USG No. 1 Casting PlasterProduct Data
— Industry standard for figurines, plaques and lamp bases.
— Hard working surface with reduced paint absorption.
#1 CASTING PLASTER is similar to white art plaster, except mixed at a lower use consistency to increase strength, chip-resistant, and to further minimize paint absorption.
Technical Properties English Metric
Use Consistency (parts of water by weight per 100 parts casting plaster) 65 65
1 Hr. Compressive Strength 1,200 psi 8.27 MN/m2
Dry Compressive Strength 2,400 psi 16.55 MN/m2
Maximum Setting Expansion 0.210% 0.210%
Density Wet 100.0 lb/ft3 1.60 g/cm3
Dry 72.5 lb/ft3 1.16 g/cm3
Set Time* 27-37 min. 27-37 min.
General Directions and Guidelines
Preparing the Mix Use potable water at temperatures between 70 and 100 °F (21 and 38 °C). Since variations in slurry (the casting plaster and water mixture) temperature produce variations in setting time, it is important to keep both the plaster and water in a stable temperature environment prior to use. The higher the temperature of the water, the shorter the set time.
Measuring Weigh both the casting plaster and water for each mix. The water-to-plaster ratio is critical because it governs the strength
and the density of the final cast.
Soaking Sift or strew the plaster into water slowly and evenly. Do not drop handfuls of plaster directly into the water. Allow
soaking for 1-2 minutes. The plaster should be fully dispersed in the water prior to mixing. Small batches require less soaking than large batches. See bulletin IG503 for specific soaking instructions.
Mixing Mixing the plaster slurry is one of the most important steps in producing plaster casts with maximum strength,
hardness, and other important properties. Mechanically mixed plasters develop uniform casts with optimal strengths. Plasters can be mechanically mixed through both batch and continuous processes. Proper blade and bucket dimensions are important for obtaining the best batch mix (see IG503 for details). Longer mixing times result in higher cast strength and shorter setting times.
Pouring To prevent air entrainment and provide a uniform, smooth surface, careful pouring of the slurry is necessary. Agitation of the filled mold is a further step used to prevent air at or near the surface of the cast piece. Whenever possible, the slurry should be poured carefully in the deepest area so the slurry flows evenly across the surface of the mold.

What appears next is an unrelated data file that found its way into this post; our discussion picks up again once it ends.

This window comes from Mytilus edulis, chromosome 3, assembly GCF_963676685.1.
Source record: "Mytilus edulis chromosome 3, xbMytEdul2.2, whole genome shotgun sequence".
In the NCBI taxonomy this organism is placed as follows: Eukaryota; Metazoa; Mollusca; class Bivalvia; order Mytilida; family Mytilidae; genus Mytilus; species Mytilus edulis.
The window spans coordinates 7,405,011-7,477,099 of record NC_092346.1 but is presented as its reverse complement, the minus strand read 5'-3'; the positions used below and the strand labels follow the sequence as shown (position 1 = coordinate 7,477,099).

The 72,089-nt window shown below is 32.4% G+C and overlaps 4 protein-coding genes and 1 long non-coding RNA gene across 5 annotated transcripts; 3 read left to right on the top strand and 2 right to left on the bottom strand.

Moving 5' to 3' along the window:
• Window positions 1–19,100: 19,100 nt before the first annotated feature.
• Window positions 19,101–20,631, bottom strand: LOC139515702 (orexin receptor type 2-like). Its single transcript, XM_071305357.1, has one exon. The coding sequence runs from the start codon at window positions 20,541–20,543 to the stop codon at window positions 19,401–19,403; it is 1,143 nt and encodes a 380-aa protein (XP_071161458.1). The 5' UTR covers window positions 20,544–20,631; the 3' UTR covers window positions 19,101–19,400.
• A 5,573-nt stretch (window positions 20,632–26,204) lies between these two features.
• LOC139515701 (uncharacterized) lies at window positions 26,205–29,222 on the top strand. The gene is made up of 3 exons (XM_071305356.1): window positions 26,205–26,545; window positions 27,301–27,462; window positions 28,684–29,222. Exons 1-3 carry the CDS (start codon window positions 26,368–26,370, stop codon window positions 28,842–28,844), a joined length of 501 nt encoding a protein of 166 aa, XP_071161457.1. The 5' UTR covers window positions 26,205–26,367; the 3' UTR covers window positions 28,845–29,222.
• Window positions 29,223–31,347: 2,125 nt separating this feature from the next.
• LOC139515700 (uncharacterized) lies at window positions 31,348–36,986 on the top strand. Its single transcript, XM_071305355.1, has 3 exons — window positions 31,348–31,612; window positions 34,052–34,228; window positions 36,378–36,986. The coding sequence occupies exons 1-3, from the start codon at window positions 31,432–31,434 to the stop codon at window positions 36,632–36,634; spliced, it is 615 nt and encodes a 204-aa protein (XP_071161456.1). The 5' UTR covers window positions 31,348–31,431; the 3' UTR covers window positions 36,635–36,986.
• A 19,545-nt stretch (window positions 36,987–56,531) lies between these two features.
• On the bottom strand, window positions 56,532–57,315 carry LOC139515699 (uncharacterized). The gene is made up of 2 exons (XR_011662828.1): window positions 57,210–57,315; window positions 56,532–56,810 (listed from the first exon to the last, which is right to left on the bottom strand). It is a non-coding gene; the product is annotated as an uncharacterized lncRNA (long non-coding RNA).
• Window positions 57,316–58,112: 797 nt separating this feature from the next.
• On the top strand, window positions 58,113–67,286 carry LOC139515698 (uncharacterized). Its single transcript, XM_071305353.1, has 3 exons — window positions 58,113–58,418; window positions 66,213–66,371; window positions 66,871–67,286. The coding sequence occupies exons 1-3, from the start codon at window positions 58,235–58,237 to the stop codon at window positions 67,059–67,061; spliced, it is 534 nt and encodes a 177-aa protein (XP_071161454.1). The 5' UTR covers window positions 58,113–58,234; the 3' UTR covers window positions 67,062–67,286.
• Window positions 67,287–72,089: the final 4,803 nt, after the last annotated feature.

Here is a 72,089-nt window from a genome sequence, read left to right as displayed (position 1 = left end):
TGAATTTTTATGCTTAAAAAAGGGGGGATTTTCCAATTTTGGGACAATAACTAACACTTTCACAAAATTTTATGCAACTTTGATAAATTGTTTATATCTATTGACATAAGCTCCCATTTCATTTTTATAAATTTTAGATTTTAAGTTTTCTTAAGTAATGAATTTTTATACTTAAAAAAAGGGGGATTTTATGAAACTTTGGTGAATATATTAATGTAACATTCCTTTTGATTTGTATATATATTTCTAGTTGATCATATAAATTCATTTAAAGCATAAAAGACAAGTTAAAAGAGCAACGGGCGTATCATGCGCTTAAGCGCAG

Pouring a large amount of slurry directly on the face of the mold may result in slight densification of the cast at the point
where the slurry strikes the surface of the mold.
Drying All plaster casts should be dried as quickly as is safely possible after manufacture so that maximum physical properties can develop. Dry to a constant weight.
The best drying rooms or ovens provide (1) uniform and rapid circulation (minimum of 15-30 fps) of air with no “dead spots”
having little or no air movement, (2) equal temperatures throughout the entire area, and (3) provisions for exhausting a portion
of the air while replacing it with fresh air. High humidity surrounding the drying room or oven inhibits the efficiency of the drying
because the air pulled into the room is incapable of picking up much moisture from the molds.
The maximum temperature at which plaster casts are safe from calcination is 120 °F (49 °C).With substantial free water in the
cast piece, higher drying temperatures can be used without difficulty.As drying progresses, the temperature must be reduced to prevent calcination.The safe drying zone is in the shaded area of graph (below, right). Before removing casts from the dryer, the temperature should approach that of the area around the dryer to prevent thermal shock. See IG502 for more details on proper drying.